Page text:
Saturday, May 12, 2012

Controversy at the Pontifical Academy of Life

From the Vatican Insider


A small minority [Huh?  Sounds like an oxymoron.  Large minority?  They won't be a minority anymore if they are large.]  of the Pontifical Academy for Life’s (PAV) members has, for years, contested any initiative aimed at encouraging dialogue with the world of science and research, making it difficult for the Holy See’s bioethical “think tank” to carry on its mission. This is what has emerged from a series of interviews between the Vatican Insider and a number of sources within the Academy who have asked to remain anonymous because they are not authorised to speak about internal issues.

A series of internal disputes that have continued over the past few months have culminated in Professor Josef Seifert’s request for the resignation of the Academy’s President, Mgr. Ignacio Carrasco de Paula and a protest organised by some of the Academy’s members which will reach “the highest levels”.

The activities organised by the Academy have recently ended up in the crosshairs of some of its members on more than one occasion: In February, a conference on infertility treatment was contested because it was said to have expressed stances that were not in line with Catholic doctrine; a month later, the Pontifical Academy cancelled the international scientific conference on adult stem cells. Officially, the decision was down to insufficient financial coverage of the event but it came after harsh contestations by some sectors of the pro-life movement. But problems had already arisen in the past, for example with the letter sent by the then president Mgr. Rino Fisichella on the abortion undergone by a young girl who was raped in Brazil. Then there was the controversy over the lawfulness of transplants and the definition of cerebral death.

Sources say there is a small group of pro-life activists that has never confronted the Academy’s leadership but has always preferred to speak to the press or address its criticisms of the Academy’s activities to high authorities.

“These individuals go behind people’s backs; the minute something happens, they speak to the high authorities,” a core member of the Academy said. “We have not received anything official from these people. We have only received some public communications. They did not write to us to ask for clarifications,” another person from the Academy, who is aware of the issue, explained.  [There is a reason why some people resort to this way.  With this kind of a grey-area environment inside the Academy, and if you are staunchly pro-life, I'd do this same route myself.  I seriously believe that these pro-life individuals used the normal course before:  they approached the officials of the Academy.  But, just like the "noted" line of Sen. Pangilinan during the canvassing of the 2004 presidential election ballots, which we all know was seriously marred in cheating controversy, you'd go the other way just to send the message out.]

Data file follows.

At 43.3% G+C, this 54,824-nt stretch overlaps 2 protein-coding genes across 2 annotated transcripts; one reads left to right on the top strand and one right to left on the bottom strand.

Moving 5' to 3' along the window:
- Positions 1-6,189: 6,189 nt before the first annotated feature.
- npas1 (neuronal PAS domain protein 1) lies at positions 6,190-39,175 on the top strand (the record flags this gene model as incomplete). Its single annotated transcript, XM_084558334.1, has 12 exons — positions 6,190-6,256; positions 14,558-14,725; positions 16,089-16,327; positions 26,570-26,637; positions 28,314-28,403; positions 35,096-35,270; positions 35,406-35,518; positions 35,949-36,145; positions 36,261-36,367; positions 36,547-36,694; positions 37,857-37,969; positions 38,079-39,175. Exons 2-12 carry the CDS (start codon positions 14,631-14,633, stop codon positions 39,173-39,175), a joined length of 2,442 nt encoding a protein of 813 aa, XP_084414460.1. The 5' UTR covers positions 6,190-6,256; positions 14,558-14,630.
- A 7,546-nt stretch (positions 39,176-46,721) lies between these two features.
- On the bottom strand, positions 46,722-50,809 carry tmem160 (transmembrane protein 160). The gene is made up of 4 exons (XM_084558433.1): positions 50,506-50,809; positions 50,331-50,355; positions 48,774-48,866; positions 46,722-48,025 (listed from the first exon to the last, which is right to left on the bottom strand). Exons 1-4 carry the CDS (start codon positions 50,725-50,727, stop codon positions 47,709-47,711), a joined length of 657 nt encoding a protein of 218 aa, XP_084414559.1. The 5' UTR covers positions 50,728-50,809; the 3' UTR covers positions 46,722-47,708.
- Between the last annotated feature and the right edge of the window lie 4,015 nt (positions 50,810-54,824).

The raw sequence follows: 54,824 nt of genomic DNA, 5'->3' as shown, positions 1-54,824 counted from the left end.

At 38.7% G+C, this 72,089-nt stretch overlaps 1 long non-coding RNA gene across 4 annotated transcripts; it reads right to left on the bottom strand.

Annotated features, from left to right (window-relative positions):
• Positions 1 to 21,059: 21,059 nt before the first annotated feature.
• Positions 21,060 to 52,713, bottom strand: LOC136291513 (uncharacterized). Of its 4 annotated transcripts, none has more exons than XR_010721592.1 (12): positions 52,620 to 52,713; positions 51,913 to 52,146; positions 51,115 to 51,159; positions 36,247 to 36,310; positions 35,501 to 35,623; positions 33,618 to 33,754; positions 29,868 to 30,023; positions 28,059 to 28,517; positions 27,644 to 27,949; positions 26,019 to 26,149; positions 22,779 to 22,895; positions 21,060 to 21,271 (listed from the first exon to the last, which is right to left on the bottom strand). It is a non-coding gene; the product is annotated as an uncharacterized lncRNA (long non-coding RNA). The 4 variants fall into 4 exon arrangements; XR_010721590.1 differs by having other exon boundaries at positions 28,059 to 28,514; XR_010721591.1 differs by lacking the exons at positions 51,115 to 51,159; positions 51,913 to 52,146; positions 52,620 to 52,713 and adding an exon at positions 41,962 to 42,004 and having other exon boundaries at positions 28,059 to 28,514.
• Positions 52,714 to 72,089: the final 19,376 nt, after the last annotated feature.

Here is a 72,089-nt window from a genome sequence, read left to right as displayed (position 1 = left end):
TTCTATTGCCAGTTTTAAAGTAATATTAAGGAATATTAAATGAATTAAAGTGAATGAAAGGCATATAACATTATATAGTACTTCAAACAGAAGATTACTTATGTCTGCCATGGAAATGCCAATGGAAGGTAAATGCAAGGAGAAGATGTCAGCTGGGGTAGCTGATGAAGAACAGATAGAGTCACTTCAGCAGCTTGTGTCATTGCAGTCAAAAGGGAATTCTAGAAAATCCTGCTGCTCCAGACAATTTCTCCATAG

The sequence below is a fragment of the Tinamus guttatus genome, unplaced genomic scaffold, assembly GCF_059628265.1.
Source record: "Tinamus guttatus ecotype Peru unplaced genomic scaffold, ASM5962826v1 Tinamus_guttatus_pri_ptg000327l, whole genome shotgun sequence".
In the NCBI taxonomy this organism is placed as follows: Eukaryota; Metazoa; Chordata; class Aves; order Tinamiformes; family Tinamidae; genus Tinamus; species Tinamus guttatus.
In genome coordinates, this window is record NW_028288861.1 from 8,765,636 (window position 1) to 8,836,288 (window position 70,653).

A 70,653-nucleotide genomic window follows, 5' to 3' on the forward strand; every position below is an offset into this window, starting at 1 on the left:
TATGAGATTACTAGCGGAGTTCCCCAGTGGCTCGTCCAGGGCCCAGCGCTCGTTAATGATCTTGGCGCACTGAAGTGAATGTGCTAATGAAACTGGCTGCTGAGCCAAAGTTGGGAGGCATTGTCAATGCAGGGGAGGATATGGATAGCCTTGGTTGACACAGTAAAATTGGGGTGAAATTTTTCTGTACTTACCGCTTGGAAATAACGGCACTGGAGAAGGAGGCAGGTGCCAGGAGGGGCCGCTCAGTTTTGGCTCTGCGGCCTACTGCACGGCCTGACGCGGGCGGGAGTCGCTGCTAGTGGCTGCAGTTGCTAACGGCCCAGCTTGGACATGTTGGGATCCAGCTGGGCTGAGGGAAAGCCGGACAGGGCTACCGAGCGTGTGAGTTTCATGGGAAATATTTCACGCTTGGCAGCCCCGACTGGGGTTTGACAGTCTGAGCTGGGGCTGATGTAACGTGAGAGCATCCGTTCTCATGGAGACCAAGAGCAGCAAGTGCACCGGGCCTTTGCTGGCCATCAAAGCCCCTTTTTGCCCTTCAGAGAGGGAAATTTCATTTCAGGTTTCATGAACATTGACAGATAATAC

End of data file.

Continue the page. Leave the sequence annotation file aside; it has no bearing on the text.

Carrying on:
According to sources problems have arisen as a result of the lack of a deeper understanding of the nature of the Pontifical Academy for Life: “Is it an independent Academy offering freedom of study and the possibility to invite individuals with whom we disagree or is it a sort of “super pro-life movement”? According to the source, the PAV’s Statutes guarantee its autonomy: “As an Academy it is possible we may make mistakes. Not if our only task is to affirm Catholic doctrine.”  [Do I smell academic freedom even if it goes against Catholic doctrine somewhere here?]

A top representative of the institution stressed that the Academy’s official positions “can be found in our publications,” not in the comments made by speakers invited to events organised by PAV.

The situation has become far more complex because the “Congregation for the Doctrine of the Faith tends to consider us an extension of it in the field of bioethics.”

An internal source of PAV emphasised that it is now up to the Vatican authorities, the Pope, the Secretariat of State and the Congregation for the Doctrine of the Faith, to clear up this “ambiguity” regarding the Academy’s nature and function.

One of the sources stressed that “We have always defended life from conception to natural death and we continue to do so. We do the same work as these pro-lifers whose intentions are good but more dialogue is needed and they make statements that are unfounded. We are always open to dialogue with everyone; our task is a call for dialogue with science. Even Saint Paul spoke to pagans and non-believers at the Aeropagus in Athens.”  [Hmmm...some pro-lifers are a bit of a hot-head, are they?]

In terms of the positions taken by the protesters, PAV stressed that “an Academy is not a lobbying association” neither do those who express constant disagreement “have the right to be academics”: “It is the Holy Father who calls individuals to this task. It is not a right or a prize.”

Members of the Academy also emphasised that - in contrast to Seifert’s statement - the decision to cancel the scientific conference on stem cells was taken “completely independently” despite the disagreement of other organisers (The Jerome Lejeune Foundation in Paris and the International Federation of Catholic Medical Associations) but it is difficult to say whether the event will be held at some other time in the future.

There has been “no reaction” to the request for the resignations of the Academy’s leaders; “the question remains in the hands of the superiors.”


I'll stay glued on this one and maybe some of my contacts in Rome can chime in on this.

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